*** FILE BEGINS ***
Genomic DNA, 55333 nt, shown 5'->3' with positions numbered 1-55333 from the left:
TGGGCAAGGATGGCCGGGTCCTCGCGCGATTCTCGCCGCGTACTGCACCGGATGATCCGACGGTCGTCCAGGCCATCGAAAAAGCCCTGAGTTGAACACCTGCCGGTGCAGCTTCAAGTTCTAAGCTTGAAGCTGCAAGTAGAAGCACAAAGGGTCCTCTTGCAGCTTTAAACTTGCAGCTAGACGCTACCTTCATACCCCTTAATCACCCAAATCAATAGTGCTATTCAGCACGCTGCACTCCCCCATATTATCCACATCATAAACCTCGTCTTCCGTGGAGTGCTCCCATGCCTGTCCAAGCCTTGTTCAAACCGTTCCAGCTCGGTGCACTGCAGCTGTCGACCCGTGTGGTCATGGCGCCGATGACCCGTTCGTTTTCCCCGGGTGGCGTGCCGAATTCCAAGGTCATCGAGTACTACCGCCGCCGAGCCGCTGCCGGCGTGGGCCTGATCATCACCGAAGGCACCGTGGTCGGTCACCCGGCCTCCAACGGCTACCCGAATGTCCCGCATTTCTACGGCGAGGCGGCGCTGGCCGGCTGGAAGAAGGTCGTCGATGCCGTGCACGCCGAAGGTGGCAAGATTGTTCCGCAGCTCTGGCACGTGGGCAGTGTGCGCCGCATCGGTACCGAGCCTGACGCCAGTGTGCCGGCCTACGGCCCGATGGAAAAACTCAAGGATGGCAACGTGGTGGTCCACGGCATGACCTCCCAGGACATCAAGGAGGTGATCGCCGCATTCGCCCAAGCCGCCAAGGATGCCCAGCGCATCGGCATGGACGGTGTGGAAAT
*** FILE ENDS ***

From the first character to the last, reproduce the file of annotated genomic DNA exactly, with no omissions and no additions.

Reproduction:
Genomic DNA, 55333 nt, shown 5'->3' with positions numbered 1-55333 from the left:
TGGGCAAGGATGGCCGGGTCCTCGCGCGATTCTCGCCGCGTACTGCACCGGATGATCCGACGGTCGTCCAGGCCATCGAAAAAGCCCTGAGTTGAACACCTGCCGGTGCAGCTTCAAGTTCTAAGCTTGAAGCTGCAAGTAGAAGCACAAAGGGTCCTCTTGCAGCTTTAAACTTGCAGCTAGACGCTACCTTCATACCCCTTAATCACCCAAATCAATAGTGCTATTCAGCACGCTGCACTCCCCCATATTATCCACATCATAAACCTCGTCTTCCGTGGAGTGCTCCCATGCCTGTCCAAGCCTTGTTCAAACCGTTCCAGCTCGGTGCACTGCAGCTGTCGACCCGTGTGGTCATGGCGCCGATGACCCGTTCGTTTTCCCCGGGTGGCGTGCCGAATTCCAAGGTCATCGAGTACTACCGCCGCCGAGCCGCTGCCGGCGTGGGCCTGATCATCACCGAAGGCACCGTGGTCGGTCACCCGGCCTCCAACGGCTACCCGAATGTCCCGCATTTCTACGGCGAGGCGGCGCTGGCCGGCTGGAAGAAGGTCGTCGATGCCGTGCACGCCGAAGGTGGCAAGATTGTTCCGCAGCTCTGGCACGTGGGCAGTGTGCGCCGCATCGGTACCGAGCCTGACGCCAGTGTGCCGGCCTACGGCCCGATGGAAAAACTCAAGGATGGCAACGTGGTGGTCCACGGCATGACCTCCCAGGACATCAAGGAGGTGATCGCCGCATTCGCCCAAGCCGCCAAGGATGCCCAGCGCATCGGCATGGACGGTGTGGAAAT